Diversity is key

The scientists have found that different types of environments can predict different types of gene functions. For example, metagenomes from the ocean can be used to predict the genes used by bacteria for photosynthesis. But as the researchers point out, this could not have been discovered from the bacteria in the human gut. In contrast, the gut microbiome has been very useful for predicting key genes involved in the mechanisms underlying the development of disease and in the metabolism of alcohol and the biosynthesis of certain amino acids-predictions that would have been more difficult to make using microbiomes from the environment.

The authors conclude that, through machine learning, a large and diverse set of environments allows us to learn about many different gene functions in microbes. "Computational methods like this one are shedding light on the "dark matter" within microbial genomes ­­-- the enormous number of genes in bacteria and in archaea whose functions are a mystery," says Supek.

The thousands of computational predictions generated will need to be validated in experiments. Once validated, they may lead to the discovery of new genes that explain how bacteria shape the ecosystems around us and indeed the ecosystem within us-the human microbiome.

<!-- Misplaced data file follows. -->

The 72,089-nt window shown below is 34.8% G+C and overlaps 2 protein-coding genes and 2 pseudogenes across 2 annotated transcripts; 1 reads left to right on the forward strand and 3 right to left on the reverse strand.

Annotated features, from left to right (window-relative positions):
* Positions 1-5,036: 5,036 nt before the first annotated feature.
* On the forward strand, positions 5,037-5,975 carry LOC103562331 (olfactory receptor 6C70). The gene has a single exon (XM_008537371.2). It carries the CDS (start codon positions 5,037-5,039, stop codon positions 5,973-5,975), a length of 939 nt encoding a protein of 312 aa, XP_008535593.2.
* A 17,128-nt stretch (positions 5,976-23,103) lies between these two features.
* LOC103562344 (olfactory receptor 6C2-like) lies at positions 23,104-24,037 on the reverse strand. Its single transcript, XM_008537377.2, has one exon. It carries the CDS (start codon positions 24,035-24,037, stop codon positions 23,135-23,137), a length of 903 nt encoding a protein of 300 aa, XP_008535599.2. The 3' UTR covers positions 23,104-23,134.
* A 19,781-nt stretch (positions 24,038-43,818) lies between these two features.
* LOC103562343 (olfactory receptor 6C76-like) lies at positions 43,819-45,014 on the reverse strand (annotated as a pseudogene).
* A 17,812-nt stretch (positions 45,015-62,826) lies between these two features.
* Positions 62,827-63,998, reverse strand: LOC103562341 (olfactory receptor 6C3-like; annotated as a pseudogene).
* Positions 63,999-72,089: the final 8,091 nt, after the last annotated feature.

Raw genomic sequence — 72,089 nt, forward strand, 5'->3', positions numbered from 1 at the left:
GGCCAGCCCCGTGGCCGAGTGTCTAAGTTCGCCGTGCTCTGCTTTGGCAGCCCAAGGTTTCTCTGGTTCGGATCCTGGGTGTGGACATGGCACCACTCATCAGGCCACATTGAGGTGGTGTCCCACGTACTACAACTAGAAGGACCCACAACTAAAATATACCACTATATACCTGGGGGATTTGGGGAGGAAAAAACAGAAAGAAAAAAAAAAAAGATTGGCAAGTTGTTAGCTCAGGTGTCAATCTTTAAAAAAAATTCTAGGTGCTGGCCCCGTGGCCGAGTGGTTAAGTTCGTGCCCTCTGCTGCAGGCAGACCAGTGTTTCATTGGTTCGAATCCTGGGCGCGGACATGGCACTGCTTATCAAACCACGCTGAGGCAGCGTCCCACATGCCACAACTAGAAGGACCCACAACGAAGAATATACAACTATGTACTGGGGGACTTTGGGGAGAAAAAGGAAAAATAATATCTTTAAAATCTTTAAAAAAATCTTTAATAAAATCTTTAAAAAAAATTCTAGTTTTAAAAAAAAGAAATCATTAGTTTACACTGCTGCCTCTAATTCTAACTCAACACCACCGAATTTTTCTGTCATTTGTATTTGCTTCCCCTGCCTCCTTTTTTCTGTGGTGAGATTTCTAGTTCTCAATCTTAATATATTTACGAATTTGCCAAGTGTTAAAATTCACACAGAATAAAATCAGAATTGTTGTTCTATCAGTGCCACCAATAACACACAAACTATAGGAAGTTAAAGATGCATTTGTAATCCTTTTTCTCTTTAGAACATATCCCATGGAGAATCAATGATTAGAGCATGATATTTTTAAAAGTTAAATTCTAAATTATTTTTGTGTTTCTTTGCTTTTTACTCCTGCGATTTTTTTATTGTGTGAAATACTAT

This study has been funded through the European FP7 'Future and Emerging Technologies' Programme and an ERC Starting Grant.

Reference article:

The evolutionary signal in metagenome phyletic profiles predicts many gene functions

Vedrana Vidulin, Tomislav Šmuc, Sašo Džeroski and Fran Supek

Microbiome (2018) 6:129 Doi: https://doi.org/10.1186/s40168-018-0506-4

 

VIDEO MEET OUR SCIENTISTS. Fran Supek: "Solving the riddle of DNA"

 

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Wed, 18 Jul 2018 08:26:59 +0000 http://www.bioinformaticsbarcelona.eu/news//news/121/the-depths-of-the-ocean-and-gut-flora-unravel-the-mystery-of-microbial-genes http://www.bioinformaticsbarcelona.eu/news/121 0